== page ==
Three Tales of Two Cities
In the last page of A Tale of Two Cities (quoted below), Sydney Carton, a London lawyer, lays down his life to be executed in Paris during the Terror in place of his friend Charles Darnay (d’Aulnais), a French émigré who looks exactly like him. For most of his life, Sydney was not a very good man, but his love for Darnay’s wife, Lucie, daughter of the good Doctor Manette, has changed him and he serenely walks to the scaffold. To protect his family, Darnay will then on pretend he is Carton, and his children will bear the name of the hero who saved him.
At the end of the movie The Dark Knight Rises, Commissioner Gordon reads a few sentences from Dickens’ text as a funeral eulogy for Bruce Wayne. Christopher Nolan said that A Tale of Two Cities was an inspiration for his script. An idea to be noted in both works is that the oppressed – real or self-imagined – become the oppressors in the hands of evil manipulators.
The title Dickens chose, and indeed the whole novel, is a metaphor about two material cities, London and Paris, and the political positions they represented at the time, compared with the City of God and City of Man from Saint Augustine. London and Paris both actually figure the City of the fallen, corrupted Man, of any political persuasion, whether self-righteous or conscious of his evil ways. The good and just who selflessly help others and save lives, and foster hope and love in other souls, sacrificing their own life if they must, figure the City of God.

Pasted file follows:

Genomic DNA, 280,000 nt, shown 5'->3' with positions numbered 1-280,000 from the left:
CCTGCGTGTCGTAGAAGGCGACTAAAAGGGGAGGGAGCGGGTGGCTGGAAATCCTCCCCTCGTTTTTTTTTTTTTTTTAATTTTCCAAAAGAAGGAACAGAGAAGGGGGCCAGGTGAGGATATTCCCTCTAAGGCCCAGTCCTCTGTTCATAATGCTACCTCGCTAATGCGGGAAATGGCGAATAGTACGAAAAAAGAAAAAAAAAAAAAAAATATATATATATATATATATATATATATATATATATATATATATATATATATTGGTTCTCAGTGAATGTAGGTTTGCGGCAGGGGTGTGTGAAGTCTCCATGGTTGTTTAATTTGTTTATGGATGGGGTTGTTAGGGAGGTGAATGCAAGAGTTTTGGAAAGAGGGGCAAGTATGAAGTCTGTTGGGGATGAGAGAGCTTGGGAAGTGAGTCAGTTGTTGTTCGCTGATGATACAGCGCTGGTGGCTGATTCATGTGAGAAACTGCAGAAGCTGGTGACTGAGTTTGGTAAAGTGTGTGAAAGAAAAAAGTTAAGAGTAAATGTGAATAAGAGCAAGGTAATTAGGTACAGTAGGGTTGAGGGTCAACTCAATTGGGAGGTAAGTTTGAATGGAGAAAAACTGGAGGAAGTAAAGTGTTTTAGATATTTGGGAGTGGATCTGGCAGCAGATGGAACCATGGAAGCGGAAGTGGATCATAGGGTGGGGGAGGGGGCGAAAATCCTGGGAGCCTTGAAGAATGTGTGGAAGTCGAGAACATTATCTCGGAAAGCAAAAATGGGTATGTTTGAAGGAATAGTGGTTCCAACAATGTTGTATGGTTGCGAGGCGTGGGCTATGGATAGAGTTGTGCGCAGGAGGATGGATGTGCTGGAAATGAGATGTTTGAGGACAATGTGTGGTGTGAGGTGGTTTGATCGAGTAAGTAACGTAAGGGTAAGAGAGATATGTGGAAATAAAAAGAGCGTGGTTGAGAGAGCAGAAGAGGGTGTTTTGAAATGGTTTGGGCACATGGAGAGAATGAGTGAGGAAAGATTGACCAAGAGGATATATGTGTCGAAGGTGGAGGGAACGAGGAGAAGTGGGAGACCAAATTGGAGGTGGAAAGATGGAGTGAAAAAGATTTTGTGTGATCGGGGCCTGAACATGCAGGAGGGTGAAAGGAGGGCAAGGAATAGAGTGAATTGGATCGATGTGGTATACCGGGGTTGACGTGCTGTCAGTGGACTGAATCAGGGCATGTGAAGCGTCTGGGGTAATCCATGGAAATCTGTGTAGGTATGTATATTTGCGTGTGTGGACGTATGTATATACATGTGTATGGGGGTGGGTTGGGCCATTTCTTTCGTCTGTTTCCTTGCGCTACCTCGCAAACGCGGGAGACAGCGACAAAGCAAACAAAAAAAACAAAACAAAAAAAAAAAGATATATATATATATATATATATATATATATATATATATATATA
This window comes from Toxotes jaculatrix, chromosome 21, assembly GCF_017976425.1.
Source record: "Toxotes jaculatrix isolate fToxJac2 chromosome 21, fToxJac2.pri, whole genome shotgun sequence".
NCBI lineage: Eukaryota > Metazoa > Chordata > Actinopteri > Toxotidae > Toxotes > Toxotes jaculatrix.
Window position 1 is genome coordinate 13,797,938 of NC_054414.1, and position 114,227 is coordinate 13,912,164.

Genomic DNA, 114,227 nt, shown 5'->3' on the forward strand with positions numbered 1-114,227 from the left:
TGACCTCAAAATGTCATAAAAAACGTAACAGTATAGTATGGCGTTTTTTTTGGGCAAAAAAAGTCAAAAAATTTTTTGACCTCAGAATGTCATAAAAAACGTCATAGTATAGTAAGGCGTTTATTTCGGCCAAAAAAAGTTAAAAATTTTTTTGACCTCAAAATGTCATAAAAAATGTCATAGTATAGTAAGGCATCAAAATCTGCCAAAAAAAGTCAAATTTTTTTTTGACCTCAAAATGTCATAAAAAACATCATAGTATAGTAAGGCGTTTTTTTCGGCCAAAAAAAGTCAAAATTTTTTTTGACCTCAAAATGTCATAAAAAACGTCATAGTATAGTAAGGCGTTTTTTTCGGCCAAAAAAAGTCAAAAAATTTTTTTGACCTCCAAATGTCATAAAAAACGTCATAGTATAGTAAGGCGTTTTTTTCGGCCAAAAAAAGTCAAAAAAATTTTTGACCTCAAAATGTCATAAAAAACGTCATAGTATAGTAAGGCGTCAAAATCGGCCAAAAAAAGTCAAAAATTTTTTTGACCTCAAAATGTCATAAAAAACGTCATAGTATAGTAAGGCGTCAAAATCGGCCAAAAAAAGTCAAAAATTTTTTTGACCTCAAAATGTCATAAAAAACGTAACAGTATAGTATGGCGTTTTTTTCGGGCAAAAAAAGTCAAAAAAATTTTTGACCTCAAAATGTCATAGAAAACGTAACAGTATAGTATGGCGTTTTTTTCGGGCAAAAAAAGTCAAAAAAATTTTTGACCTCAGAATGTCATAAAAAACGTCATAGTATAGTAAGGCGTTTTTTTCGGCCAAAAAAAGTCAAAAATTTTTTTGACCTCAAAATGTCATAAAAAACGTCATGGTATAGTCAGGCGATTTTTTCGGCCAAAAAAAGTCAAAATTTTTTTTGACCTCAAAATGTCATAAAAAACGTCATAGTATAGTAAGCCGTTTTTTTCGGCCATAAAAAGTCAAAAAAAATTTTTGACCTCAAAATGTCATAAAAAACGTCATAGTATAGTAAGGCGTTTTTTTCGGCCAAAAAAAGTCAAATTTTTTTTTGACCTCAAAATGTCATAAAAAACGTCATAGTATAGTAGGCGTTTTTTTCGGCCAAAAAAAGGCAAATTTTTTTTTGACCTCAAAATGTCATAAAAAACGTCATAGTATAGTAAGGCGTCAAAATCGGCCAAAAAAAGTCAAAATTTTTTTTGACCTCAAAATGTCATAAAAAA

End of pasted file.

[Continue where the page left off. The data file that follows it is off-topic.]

It is no coincidence that the word “Cities”, in the title of Dickens’ novel, in French translations nowadays reads more often “villes” (towns), which has no particular philosophical meaning, than “cités” (cities), the more direct equivalent of Latin. According to the Catholic Encyclopedia article on “Christendom”, the word “city” itself is too narrow, except in a very metaphorical sense, to adequately translate “civitas”. It seems, however, that we have no other choice than this term, and that the French translators and editors of A Tale of Two Cities showed a serious lack of classical literary and philosophical knowledge. Another such example would be the American editors who chose to transform the Philosopher’s Stone into a meaningless Sorcerer’s Stone in the title of the first Harry Potter book.
The Greek polis – civitas in Latin – is the very object of political philosophy: a community larger than a household and a village, and the workings of this community. A city can be as small as a little town or as large as a city-state, country or empire. The main purpose of the community is to give the citizens the means to live a good life in areas where isolated men or small groups cannot achieve it, hence the principle of subsidiarity: the larger community must not usurp the responsibilities of the smaller ones, notably the family.
Like personal moral life, public moral life needs the transmission of a moral code. In the public, political life, this is done through the enactment of laws. Law enforcement is known as the policing of the City, to prevent it being destroyed by anarchy and crime. Aristotle’s Politics is then a treaty of ethics, in fact the second part of his moral philosophy that began with Nicomachean Ethics.
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